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Summit Healthcare: Meeting Rural Community Needs is ‘Our Vision’

Summit Healthcare Regional Medical Center located in Show Low, Arizona.

Show Low is a city of about 11,000 in the White Mountains of northeastern Arizona, a summer vacation haven. The city got its name after a high-stakes poker game in which one of the players met the other’s challenge to “show low” with a deuce of clubs. The winner’s take was a 100,000-acre ranch. The game is said to have been played by “early settlers” of the city, which was founded in 1870.

But Show Low is becoming better known today for its Summit Healthcare Regional Medical Center, an 89-bed hospital serving a 3,300 square mile area. Services offered include a level-two nursery; cardiac care; home health care; general, vascular and plastic surgery; a cancer center that offers radiation and medical oncology; and wound care and hyperbaric center.

The hospital is equipped with an extensive and expanding list of telemedicine services. They were the beta site for Phoenix-based Banner Health’s telestroke and tele-neurology services. They have a tele-nursery program with a Phoenix-area neonatologist, and are planning to set up tele-perinatology. They also are exploring the option of implementing an e-visit program, which enables patients to visit with a doctor without leaving home.

Summit Healthcare is currently engaged in a wide-ranging, collaborative effort to expand behavioral health care services. The effort began with behavioral health planning and outreach grants, both from the federal Health Resources and Services Administration (HRSA).

Summit teamed up with Banner Behavioral Health in Mesa, Ariz.; the University of Arizona’s Arizona Telemedicine Program; Community Counseling Centers, Inc., which is a behavioral health-care provider serving Navajo County; and the Southwest Telehealth Resource Center to conduct a gap analysis and begin strategic planning.

Fredda Kermes, Director Professional Development, Clinical Projects and Telemedcine at Summit Healthcare Regional Medical Center shares their telemedicine activity at a recent Arizona Telemedicine Program training event.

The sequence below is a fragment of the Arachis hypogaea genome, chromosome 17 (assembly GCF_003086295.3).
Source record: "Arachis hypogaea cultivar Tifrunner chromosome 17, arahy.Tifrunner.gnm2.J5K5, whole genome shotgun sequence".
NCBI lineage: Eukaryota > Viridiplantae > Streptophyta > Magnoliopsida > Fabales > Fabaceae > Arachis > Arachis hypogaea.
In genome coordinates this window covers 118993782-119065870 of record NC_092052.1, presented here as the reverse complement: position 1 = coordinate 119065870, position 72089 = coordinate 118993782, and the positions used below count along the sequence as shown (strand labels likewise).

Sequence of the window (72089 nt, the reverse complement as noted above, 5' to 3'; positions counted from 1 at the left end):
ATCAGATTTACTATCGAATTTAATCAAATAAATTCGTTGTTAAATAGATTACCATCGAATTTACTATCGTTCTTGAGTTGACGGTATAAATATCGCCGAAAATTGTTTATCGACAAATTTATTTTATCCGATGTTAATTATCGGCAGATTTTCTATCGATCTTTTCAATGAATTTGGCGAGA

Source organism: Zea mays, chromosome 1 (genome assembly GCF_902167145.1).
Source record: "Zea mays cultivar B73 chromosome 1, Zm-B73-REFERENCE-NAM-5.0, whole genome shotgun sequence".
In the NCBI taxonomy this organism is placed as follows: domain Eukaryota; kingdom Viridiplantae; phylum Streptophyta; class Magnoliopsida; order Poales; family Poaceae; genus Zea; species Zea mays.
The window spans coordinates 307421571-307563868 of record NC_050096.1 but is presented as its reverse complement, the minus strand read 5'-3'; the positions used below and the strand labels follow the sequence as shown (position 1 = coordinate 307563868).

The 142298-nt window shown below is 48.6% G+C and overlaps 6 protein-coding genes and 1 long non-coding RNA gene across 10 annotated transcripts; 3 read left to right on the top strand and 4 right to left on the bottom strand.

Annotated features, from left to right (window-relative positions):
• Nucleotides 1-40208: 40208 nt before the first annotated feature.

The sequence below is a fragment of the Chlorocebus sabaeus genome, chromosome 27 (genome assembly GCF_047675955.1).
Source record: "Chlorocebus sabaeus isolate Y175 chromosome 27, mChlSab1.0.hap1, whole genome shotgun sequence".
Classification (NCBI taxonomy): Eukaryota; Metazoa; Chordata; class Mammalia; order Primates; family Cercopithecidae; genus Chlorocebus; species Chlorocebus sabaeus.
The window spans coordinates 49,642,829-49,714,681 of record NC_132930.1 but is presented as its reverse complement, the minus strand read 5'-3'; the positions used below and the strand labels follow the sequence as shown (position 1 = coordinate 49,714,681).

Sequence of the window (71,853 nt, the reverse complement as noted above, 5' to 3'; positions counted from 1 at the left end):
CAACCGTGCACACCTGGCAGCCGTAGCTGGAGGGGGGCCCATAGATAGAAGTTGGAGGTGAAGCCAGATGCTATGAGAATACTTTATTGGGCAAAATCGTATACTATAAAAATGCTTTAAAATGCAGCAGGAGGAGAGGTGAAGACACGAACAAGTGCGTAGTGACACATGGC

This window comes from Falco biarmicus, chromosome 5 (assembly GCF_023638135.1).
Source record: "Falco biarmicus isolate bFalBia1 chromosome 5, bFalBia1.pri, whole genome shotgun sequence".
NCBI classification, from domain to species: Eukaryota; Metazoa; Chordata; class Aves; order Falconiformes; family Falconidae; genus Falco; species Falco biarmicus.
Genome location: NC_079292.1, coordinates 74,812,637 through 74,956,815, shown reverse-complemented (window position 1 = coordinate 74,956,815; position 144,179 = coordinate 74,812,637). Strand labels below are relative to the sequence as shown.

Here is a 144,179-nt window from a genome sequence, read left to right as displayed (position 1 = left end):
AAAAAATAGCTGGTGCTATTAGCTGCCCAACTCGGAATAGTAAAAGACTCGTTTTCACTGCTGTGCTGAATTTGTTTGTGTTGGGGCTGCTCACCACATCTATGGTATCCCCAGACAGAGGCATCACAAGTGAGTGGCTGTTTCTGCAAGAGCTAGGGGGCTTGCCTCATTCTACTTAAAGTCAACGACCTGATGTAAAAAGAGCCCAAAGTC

Leading the effort for Summit is Fredda Kermes, Summit’s director of clinical projects, telemedicine and professional development.

“The community told us that behavioral health care and substance abuse issues were their major health-care concerns,” Kermes said. “At the same time, Navajo County did a health assessment, and behavioral health and substance abuse were one of the four main issues people identified.”

Summit has already made progress in its emergency department, partnering with Banner Telehealth to provide TeleBehavioral Health services in the emergency room and hospital.  “We sometimes had to board people in the ER, while we found placements for them,” Kermes said. 

And Community Counseling Centers is in the process of developing a Crisis Stabilization Facility for patients needing immediate psychiatric or behavioral health intervention.

“Our overall goal is to develop an integrated model of primary care and behavioral health care,” Kermes said. “We know behavioral health issues can be related to chronic disease management. When someone is dealing with chronic depression, anxiety and high blood pressure, their life is going to be shortened if they don’t manage it all well.”

The integrated care network will include Summit Healthcare, Banner Health, Community Counseling Centers and northern Arizona’s regional behavioral health authority, Health Choice Integrated Care, which on Oct. 1 replaced the regional’s previous behavioral health authority known as NARBHA.

“We certainly have a lot of irons in the fire right now,” Kermes said. “It’s going to be extremely busy when we start to implement more services.

“But we want to serve our community well, and we’re trying to make a big circle to connect all this together. It’s a big project, but it’s our vision.”

About the Author

Jane Erikson's picture

Jane Erikson joined the staff of the Arizona Telemedicine Program in April 2013. She was already familiar with the program, as she previously wrote about the program during her nearly 20 years of covering health care for the Arizona Daily Star in Tucson. Jane has lived in Arizona most of her life and is a graduate of the University of Arizona.

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